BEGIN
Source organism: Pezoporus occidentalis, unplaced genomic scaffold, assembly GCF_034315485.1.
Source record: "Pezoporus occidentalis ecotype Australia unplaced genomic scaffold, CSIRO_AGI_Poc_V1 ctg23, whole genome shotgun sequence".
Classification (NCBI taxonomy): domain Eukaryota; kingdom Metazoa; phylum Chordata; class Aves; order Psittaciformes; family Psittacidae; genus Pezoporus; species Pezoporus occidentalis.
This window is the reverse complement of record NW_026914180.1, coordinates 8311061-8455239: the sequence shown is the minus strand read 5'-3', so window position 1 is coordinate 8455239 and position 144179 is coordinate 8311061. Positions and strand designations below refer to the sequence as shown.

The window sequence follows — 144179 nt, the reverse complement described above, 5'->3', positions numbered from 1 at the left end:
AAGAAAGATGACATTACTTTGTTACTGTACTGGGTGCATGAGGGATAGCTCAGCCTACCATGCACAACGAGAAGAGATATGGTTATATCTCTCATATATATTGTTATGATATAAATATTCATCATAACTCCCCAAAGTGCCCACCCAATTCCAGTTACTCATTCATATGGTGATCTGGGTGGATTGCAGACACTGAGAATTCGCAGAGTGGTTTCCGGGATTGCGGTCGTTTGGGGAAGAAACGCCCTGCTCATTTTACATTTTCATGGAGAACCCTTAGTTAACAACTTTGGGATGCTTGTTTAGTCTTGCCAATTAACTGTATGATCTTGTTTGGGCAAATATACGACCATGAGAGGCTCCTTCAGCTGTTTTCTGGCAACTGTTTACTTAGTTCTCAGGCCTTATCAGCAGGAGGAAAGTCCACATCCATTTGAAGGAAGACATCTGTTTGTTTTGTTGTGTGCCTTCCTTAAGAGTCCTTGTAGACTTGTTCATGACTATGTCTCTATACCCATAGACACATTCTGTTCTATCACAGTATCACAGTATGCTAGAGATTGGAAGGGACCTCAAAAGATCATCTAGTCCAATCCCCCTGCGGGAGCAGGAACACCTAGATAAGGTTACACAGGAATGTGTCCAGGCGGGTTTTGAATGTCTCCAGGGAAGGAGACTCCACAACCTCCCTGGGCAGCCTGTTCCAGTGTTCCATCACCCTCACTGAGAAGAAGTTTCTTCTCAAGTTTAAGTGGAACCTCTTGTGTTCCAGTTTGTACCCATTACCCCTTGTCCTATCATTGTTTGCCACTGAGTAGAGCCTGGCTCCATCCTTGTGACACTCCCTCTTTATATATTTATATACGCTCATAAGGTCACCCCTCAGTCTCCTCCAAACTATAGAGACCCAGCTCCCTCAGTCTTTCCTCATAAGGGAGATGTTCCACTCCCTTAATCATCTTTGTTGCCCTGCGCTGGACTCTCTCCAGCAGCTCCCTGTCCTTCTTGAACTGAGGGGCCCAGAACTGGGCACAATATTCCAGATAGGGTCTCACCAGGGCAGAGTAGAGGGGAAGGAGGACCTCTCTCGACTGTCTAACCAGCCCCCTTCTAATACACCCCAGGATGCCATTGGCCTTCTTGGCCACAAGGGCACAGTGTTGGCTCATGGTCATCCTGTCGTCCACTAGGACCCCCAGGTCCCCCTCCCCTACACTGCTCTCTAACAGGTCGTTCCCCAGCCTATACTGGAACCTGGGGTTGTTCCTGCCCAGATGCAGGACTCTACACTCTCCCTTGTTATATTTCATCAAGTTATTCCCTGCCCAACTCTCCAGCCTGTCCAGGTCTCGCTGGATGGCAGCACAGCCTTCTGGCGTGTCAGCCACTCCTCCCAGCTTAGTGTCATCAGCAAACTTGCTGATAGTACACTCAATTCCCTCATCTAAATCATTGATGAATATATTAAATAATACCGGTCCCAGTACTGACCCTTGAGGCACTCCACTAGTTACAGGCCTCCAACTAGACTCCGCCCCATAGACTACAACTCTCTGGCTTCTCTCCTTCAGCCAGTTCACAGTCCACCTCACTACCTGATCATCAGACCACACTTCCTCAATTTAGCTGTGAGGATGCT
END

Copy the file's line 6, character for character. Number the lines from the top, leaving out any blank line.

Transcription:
AAGAAAGATGACATTACTTTGTTACTGTACTGGGTGCATGAGGGATAGCTCAGCCTACCATGCACAACGAGAAGAGATATGGTTATATCTCTCATATATATTGTTATGATATAAATATTCATCATAACTCCCCAAAGTGCCCACCCAATTCCAGTTACTCATTCATATGGTGATCTGGGTGGATTGCAGACACTGAGAATTCGCAGAGTGGTTTCCGGGATTGCGGTCGTTTGGGGAAGAAACGCCCTGCTCATTTTACATTTTCATGGAGAACCCTTAGTTAACAACTTTGGGATGCTTGTTTAGTCTTGCCAATTAACTGTATGATCTTGTTTGGGCAAATATACGACCATGAGAGGCTCCTTCAGCTGTTTTCTGGCAACTGTTTACTTAGTTCTCAGGCCTTATCAGCAGGAGGAAAGTCCACATCCATTTGAAGGAAGACATCTGTTTGTTTTGTTGTGTGCCTTCCTTAAGAGTCCTTGTAGACTTGTTCATGACTATGTCTCTATACCCATAGACACATTCTGTTCTATCACAGTATCACAGTATGCTAGAGATTGGAAGGGACCTCAAAAGATCATCTAGTCCAATCCCCCTGCGGGAGCAGGAACACCTAGATAAGGTTACACAGGAATGTGTCCAGGCGGGTTTTGAATGTCTCCAGGGAAGGAGACTCCACAACCTCCCTGGGCAGCCTGTTCCAGTGTTCCATCACCCTCACTGAGAAGAAGTTTCTTCTCAAGTTTAAGTGGAACCTCTTGTGTTCCAGTTTGTACCCATTACCCCTTGTCCTATCATTGTTTGCCACTGAGTAGAGCCTGGCTCCATCCTTGTGACACTCCCTCTTTATATATTTATATACGCTCATAAGGTCACCCCTCAGTCTCCTCCAAACTATAGAGACCCAGCTCCCTCAGTCTTTCCTCATAAGGGAGATGTTCCACTCCCTTAATCATCTTTGTTGCCCTGCGCTGGACTCTCTCCAGCAGCTCCCTGTCCTTCTTGAACTGAGGGGCCCAGAACTGGGCACAATATTCCAGATAGGGTCTCACCAGGGCAGAGTAGAGGGGAAGGAGGACCTCTCTCGACTGTCTAACCAGCCCCCTTCTAATACACCCCAGGATGCCATTGGCCTTCTTGGCCACAAGGGCACAGTGTTGGCTCATGGTCATCCTGTCGTCCACTAGGACCCCCAGGTCCCCCTCCCCTACACTGCTCTCTAACAGGTCGTTCCCCAGCCTATACTGGAACCTGGGGTTGTTCCTGCCCAGATGCAGGACTCTACACTCTCCCTTGTTATATTTCATCAAGTTATTCCCTGCCCAACTCTCCAGCCTGTCCAGGTCTCGCTGGATGGCAGCACAGCCTTCTGGCGTGTCAGCCACTCCTCCCAGCTTAGTGTCATCAGCAAACTTGCTGATAGTACACTCAATTCCCTCATCTAAATCATTGATGAATATATTAAATAATACCGGTCCCAGTACTGACCCTTGAGGCACTCCACTAGTTACAGGCCTCCAACTAGACTCCGCCCCATAGACTACAACTCTCTGGCTTCTCTCCTTCAGCCAGTTCACAGTCCACCTCACTACCTGATCATCAGACCACACTTCCTCAATTTAGCTGTGAGGATGCT